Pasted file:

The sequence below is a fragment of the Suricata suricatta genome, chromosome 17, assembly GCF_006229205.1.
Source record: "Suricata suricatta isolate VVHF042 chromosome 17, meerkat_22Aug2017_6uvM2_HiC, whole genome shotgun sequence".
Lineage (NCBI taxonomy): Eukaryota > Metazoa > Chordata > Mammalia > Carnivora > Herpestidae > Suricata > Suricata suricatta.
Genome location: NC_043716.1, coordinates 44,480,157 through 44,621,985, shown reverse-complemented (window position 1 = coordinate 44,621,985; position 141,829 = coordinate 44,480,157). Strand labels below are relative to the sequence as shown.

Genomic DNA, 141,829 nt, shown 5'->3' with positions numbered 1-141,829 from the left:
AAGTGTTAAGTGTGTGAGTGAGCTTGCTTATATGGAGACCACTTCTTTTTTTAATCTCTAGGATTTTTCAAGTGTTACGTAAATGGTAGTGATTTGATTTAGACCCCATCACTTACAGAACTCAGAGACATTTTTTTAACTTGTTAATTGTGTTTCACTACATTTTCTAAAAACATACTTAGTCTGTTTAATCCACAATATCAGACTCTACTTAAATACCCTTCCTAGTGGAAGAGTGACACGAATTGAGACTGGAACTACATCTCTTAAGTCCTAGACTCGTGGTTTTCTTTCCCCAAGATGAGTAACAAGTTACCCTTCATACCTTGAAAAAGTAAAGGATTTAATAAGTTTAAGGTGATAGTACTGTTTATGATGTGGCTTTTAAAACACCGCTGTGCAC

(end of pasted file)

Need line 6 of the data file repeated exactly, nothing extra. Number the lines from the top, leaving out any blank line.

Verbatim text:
AAGTGTTAAGTGTGTGAGTGAGCTTGCTTATATGGAGACCACTTCTTTTTTTAATCTCTAGGATTTTTCAAGTGTTACGTAAATGGTAGTGATTTGATTTAGACCCCATCACTTACAGAACTCAGAGACATTTTTTTAACTTGTTAATTGTGTTTCACTACATTTTCTAAAAACATACTTAGTCTGTTTAATCCACAATATCAGACTCTACTTAAATACCCTTCCTAGTGGAAGAGTGACACGAATTGAGACTGGAACTACATCTCTTAAGTCCTAGACTCGTGGTTTTCTTTCCCCAAGATGAGTAACAAGTTACCCTTCATACCTTGAAAAAGTAAAGGATTTAATAAGTTTAAGGTGATAGTACTGTTTATGATGTGGCTTTTAAAACACCGCTGTGCAC